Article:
In a world where the place of work has become less defined, with hot-desking and working from home becoming the new norm, it is important to consider when an injury sustained at home will be held to arise “in the course of employment” for the purposes of the Workers’ Compensation and Injury Management Act 1981 (WA).
Dixon CJ at 556 importantly stated:
“the words ‘arising in the course of the employment’ describe a condition which is satisfied if the accident happens while the workman is doing something in the exercise of his functions although it is no more than an adjunct to or an incident of his service.”In other words, an accident is considered to have occurred in the course of employment, when the task is in aid of or incidental to the work.
The phrase was further considered in the landmark decision of Hatzimanolis v ANI Corp Ltd (1992) 173 CLR 473.
The implication of this case was that the scope of the phrase “in the course of employment” was broadened to include intervals and interludes which occur during the course of employment, where the employer has induced or encouraged the employee to spend those breaks at a particular place or in a particular way.1
The scope of the phrase has since come to include various circumstances, such as:
In the matter of Van Oosterom v Aust Metropolitan Life Assurance Co Ltd  VR 507, liability for workers’ compensation was considered when an insurance agent who worked
from home with no set hours suffered a heart attack on a Saturday.
To provide some context as to the nature of his employment, the Applicant:
The Court found that in such cases, there is no fixed place of employment; a liberal approach must be taken in regards to place.
What is of importance however, is that when the accident or injury occurs, the worker is performing a task which is incidental to his employment.
An example given by the Court was that if the worker was to be performing clerical work in the lounge room, but was required to travel to another room to collect ink, he would still be in the course of his employment.
In Re Ledwidge and Optus Administration Pty Ltd  AATA 58, the Administrative Appeals Tribunal found that a field technician who was cleaning his work vehicle at home on a Sunday was in the course of his employment.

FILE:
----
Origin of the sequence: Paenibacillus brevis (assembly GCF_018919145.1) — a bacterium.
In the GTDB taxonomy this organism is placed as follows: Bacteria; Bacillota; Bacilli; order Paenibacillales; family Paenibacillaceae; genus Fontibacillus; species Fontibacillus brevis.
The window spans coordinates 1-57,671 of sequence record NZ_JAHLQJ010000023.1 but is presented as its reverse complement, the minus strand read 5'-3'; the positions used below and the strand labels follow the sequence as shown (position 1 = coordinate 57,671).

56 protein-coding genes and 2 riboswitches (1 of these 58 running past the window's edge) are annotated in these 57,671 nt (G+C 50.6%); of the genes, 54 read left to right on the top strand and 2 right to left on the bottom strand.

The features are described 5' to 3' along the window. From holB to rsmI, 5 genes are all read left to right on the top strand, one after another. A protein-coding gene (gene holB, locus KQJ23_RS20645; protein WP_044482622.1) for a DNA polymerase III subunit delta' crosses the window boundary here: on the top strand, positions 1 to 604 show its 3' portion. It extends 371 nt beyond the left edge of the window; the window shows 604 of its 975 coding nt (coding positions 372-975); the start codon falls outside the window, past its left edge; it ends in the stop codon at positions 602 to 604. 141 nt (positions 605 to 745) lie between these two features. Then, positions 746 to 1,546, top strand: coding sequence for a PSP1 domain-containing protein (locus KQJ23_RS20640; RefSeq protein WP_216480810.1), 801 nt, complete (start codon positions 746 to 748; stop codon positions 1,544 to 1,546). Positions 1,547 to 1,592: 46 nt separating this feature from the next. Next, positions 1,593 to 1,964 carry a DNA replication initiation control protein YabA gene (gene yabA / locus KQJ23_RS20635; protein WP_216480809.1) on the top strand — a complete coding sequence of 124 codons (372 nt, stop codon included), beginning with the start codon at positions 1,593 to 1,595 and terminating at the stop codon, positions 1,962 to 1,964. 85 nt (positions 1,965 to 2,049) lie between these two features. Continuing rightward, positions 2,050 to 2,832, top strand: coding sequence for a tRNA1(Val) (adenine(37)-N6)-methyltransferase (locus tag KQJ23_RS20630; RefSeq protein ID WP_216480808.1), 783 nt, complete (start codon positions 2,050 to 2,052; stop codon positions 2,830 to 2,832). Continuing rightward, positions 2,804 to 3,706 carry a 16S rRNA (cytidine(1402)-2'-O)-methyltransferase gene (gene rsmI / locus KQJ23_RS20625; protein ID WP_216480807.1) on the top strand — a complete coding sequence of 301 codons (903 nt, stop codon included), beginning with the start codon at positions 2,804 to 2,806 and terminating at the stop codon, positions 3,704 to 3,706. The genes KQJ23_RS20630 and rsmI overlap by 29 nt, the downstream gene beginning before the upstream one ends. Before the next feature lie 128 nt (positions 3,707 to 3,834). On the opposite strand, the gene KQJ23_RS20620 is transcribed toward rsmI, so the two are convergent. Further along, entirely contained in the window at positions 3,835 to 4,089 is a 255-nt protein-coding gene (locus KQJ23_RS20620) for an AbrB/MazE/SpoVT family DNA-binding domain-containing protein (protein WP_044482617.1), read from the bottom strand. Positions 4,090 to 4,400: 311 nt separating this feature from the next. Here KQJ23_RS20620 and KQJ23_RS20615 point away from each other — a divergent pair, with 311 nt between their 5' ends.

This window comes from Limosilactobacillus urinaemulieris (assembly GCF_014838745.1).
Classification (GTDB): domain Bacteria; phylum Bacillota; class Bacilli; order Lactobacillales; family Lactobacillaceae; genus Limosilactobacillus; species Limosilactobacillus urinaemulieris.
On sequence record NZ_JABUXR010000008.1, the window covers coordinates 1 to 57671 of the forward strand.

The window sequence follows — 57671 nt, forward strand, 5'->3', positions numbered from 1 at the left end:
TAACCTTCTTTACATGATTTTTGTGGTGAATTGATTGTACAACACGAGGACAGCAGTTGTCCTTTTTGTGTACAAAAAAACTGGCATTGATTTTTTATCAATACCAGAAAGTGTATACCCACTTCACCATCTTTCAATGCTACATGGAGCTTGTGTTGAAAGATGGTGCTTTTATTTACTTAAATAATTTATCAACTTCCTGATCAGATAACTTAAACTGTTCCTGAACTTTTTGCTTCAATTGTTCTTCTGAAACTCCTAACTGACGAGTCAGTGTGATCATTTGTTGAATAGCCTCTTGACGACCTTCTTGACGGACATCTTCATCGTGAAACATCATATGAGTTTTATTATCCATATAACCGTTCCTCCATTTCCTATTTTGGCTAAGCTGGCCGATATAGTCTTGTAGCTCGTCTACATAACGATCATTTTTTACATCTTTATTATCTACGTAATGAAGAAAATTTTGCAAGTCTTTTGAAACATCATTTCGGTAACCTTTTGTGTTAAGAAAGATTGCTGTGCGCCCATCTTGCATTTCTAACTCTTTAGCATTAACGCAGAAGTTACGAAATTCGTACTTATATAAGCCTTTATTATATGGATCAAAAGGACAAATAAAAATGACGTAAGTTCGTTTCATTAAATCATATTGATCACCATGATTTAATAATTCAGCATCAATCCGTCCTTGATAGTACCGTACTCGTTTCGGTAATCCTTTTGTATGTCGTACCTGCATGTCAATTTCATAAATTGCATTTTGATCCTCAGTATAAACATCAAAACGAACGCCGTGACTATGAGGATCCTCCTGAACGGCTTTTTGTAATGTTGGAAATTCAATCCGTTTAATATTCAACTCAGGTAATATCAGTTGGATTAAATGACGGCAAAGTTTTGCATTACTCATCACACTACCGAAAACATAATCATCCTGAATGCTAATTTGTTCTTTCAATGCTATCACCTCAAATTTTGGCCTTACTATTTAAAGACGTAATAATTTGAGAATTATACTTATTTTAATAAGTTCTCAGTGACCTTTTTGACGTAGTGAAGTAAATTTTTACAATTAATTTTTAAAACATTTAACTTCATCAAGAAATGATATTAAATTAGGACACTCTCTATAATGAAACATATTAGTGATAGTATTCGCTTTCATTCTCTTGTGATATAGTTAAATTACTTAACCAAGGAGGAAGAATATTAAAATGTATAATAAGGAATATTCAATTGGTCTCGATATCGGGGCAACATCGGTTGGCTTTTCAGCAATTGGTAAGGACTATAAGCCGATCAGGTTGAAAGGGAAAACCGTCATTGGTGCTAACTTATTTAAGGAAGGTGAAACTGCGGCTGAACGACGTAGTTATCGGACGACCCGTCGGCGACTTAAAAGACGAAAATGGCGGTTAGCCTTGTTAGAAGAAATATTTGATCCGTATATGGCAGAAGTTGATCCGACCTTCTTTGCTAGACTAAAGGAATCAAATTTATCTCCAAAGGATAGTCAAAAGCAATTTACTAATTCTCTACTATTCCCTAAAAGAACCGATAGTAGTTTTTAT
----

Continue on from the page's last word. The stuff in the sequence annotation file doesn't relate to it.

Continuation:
The nature of his employment was that:
It was important that the Applicant was encouraged to have a clean vehicle; this suggested that cleaning the vehicle outside usual work hours was a reasonable task and incidental to his work duties.
In the matter of WorkCover/EML (Lauman Pty Limited t/a Roseworthy Roadhouse)  SAWCT 55, the worker and her husband were sole directors and operators of the Roseworthy Roadhouse.
The worker and her husband resided in the living quarters of the roadhouse, and on one occasion the worker fell down the stairs on her way to the toilet during the middle of the night.
She was found not to be in the course of her employment, with regard had to the following factors:
This fall was found to be in the course of employment as the coughing constituted a need of absence from the work station for necessities of nature.
She fell again on another journey down the stairs; on this occasion her supervisor had asked her to check if her screen door at home was locked. This was established to be in the course of employment because the fall occurred whilst performing an instruction from her supervisor.
In Demasi and Comcare  AATA 644, the worker was a producer and presenter for the ABC. She regularly worked from home and did so on the date of the incident. She would frequently go jogging whilst working from home during work hours (not during her specified lunch break).
The Applicant injured herself on one of her on morning runs and the Tribunal found that her injury was not in the course of her employment.
Some of the factors considered included:
More recently, albeit in the industrial relations context, the issue was considered in the matter of Australian Maritime Officers’ Union v Remick Pty Ltd T/A Pro Dive Cairns  FWC 431 (30 January 2020).
This case does not specifically address working from home; however, it does demonstrate the element of a worker’s “free will” vs “obligation to the employment” as a factor which is taken into consideration to determine if they were in the course of employment.
The Commission was tasked with determining whether boat masters and crew of a Great Barrier Reef tour boat were in the course of their employment when assisting passengers during unpaid meal breaks.
The Deputy President took into account the following factors:
On the facts established, the Commissioner found that the crew were in the course of their employment.
However from looking at the patterns of interpretation of the phrase, we can establish a guideline as to what factors need to be considered. These factors are:
Ultimately, such matters require an element of common sense; to answer the question of whether the worker was acting under the direction of their employer, incidentally/out of necessity to perform a work duty or if they were “free from the employment and the duties of the employment”.6
This case law update is intended for general information only and you should not act upon it or omit to act on the basis of anything contained herein without first obtaining legal advice in relation to any particular matter or issue.
1 J Fiocco and M A Tedeschi, ‘Section 5 Terms Used’, Workers’ Compensation and Injury Management Act 1981 Annotated Legislation.
2 Favelle Mort Ltd v Murray (1976) 133 CLR 580.
3 L J Newing & Co v Newing (WASC, SCL 8531, 12 September 1990, unreported).
4 Badawi v Nexon Asia Pacific Pty Ltd  NSWCA.
5 WorkCover/EML (Lauman Pty Limited t/a Roseworthy Roadhouse)  SAWCT 55.
6 His Honour Deputy President Judge McCusker, West v WorkCover/QBE  SAWCT 1999 at .